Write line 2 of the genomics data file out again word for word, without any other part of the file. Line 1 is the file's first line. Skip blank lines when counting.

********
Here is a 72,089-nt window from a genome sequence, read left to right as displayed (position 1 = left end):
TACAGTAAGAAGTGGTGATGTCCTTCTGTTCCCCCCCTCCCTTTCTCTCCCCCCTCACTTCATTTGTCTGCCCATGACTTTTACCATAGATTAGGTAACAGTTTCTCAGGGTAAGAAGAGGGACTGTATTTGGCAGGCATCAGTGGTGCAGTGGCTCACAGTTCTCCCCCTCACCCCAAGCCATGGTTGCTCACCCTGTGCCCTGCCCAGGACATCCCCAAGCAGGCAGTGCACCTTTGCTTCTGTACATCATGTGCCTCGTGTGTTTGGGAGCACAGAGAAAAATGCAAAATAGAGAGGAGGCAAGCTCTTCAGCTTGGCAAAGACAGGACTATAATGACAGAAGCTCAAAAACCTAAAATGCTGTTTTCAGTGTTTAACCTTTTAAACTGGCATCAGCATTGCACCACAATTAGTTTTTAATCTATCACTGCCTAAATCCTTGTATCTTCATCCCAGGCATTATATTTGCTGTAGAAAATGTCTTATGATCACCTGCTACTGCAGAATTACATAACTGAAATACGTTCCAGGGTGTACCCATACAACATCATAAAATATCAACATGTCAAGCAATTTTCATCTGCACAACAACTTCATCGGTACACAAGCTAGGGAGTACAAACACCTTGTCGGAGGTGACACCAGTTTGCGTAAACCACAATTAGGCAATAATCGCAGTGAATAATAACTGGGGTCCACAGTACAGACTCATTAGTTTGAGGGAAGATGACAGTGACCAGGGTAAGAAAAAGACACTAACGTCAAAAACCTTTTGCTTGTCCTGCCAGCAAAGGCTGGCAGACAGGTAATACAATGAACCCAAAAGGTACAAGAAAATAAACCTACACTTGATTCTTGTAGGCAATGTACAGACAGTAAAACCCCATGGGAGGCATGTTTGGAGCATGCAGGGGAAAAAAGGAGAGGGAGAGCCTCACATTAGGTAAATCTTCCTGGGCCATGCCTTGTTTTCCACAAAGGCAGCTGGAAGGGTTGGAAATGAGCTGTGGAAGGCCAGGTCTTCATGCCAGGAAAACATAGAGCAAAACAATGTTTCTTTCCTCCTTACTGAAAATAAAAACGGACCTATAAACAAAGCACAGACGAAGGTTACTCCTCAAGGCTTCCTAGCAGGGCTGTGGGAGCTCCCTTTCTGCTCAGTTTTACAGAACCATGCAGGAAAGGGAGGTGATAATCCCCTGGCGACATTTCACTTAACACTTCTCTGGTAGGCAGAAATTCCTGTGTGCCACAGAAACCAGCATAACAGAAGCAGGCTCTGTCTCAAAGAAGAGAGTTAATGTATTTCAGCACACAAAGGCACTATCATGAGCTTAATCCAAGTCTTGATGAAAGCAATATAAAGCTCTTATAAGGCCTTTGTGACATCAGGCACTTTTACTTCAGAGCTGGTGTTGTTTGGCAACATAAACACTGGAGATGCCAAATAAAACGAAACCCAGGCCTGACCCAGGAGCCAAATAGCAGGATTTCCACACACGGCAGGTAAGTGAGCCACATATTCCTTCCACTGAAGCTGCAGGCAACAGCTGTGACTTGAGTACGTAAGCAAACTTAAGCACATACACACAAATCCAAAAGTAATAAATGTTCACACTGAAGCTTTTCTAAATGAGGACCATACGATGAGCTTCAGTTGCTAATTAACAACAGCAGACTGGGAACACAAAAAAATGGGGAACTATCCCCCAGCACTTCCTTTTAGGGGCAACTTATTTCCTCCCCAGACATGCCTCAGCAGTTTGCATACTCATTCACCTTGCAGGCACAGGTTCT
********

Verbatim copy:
TACAGTAAGAAGTGGTGATGTCCTTCTGTTCCCCCCCTCCCTTTCTCTCCCCCCTCACTTCATTTGTCTGCCCATGACTTTTACCATAGATTAGGTAACAGTTTCTCAGGGTAAGAAGAGGGACTGTATTTGGCAGGCATCAGTGGTGCAGTGGCTCACAGTTCTCCCCCTCACCCCAAGCCATGGTTGCTCACCCTGTGCCCTGCCCAGGACATCCCCAAGCAGGCAGTGCACCTTTGCTTCTGTACATCATGTGCCTCGTGTGTTTGGGAGCACAGAGAAAAATGCAAAATAGAGAGGAGGCAAGCTCTTCAGCTTGGCAAAGACAGGACTATAATGACAGAAGCTCAAAAACCTAAAATGCTGTTTTCAGTGTTTAACCTTTTAAACTGGCATCAGCATTGCACCACAATTAGTTTTTAATCTATCACTGCCTAAATCCTTGTATCTTCATCCCAGGCATTATATTTGCTGTAGAAAATGTCTTATGATCACCTGCTACTGCAGAATTACATAACTGAAATACGTTCCAGGGTGTACCCATACAACATCATAAAATATCAACATGTCAAGCAATTTTCATCTGCACAACAACTTCATCGGTACACAAGCTAGGGAGTACAAACACCTTGTCGGAGGTGACACCAGTTTGCGTAAACCACAATTAGGCAATAATCGCAGTGAATAATAACTGGGGTCCACAGTACAGACTCATTAGTTTGAGGGAAGATGACAGTGACCAGGGTAAGAAAAAGACACTAACGTCAAAAACCTTTTGCTTGTCCTGCCAGCAAAGGCTGGCAGACAGGTAATACAATGAACCCAAAAGGTACAAGAAAATAAACCTACACTTGATTCTTGTAGGCAATGTACAGACAGTAAAACCCCATGGGAGGCATGTTTGGAGCATGCAGGGGAAAAAAGGAGAGGGAGAGCCTCACATTAGGTAAATCTTCCTGGGCCATGCCTTGTTTTCCACAAAGGCAGCTGGAAGGGTTGGAAATGAGCTGTGGAAGGCCAGGTCTTCATGCCAGGAAAACATAGAGCAAAACAATGTTTCTTTCCTCCTTACTGAAAATAAAAACGGACCTATAAACAAAGCACAGACGAAGGTTACTCCTCAAGGCTTCCTAGCAGGGCTGTGGGAGCTCCCTTTCTGCTCAGTTTTACAGAACCATGCAGGAAAGGGAGGTGATAATCCCCTGGCGACATTTCACTTAACACTTCTCTGGTAGGCAGAAATTCCTGTGTGCCACAGAAACCAGCATAACAGAAGCAGGCTCTGTCTCAAAGAAGAGAGTTAATGTATTTCAGCACACAAAGGCACTATCATGAGCTTAATCCAAGTCTTGATGAAAGCAATATAAAGCTCTTATAAGGCCTTTGTGACATCAGGCACTTTTACTTCAGAGCTGGTGTTGTTTGGCAACATAAACACTGGAGATGCCAAATAAAACGAAACCCAGGCCTGACCCAGGAGCCAAATAGCAGGATTTCCACACACGGCAGGTAAGTGAGCCACATATTCCTTCCACTGAAGCTGCAGGCAACAGCTGTGACTTGAGTACGTAAGCAAACTTAAGCACATACACACAAATCCAAAAGTAATAAATGTTCACACTGAAGCTTTTCTAAATGAGGACCATACGATGAGCTTCAGTTGCTAATTAACAACAGCAGACTGGGAACACAAAAAAATGGGGAACTATCCCCCAGCACTTCCTTTTAGGGGCAACTTATTTCCTCCCCAGACATGCCTCAGCAGTTTGCATACTCATTCACCTTGCAGGCACAGGTTCT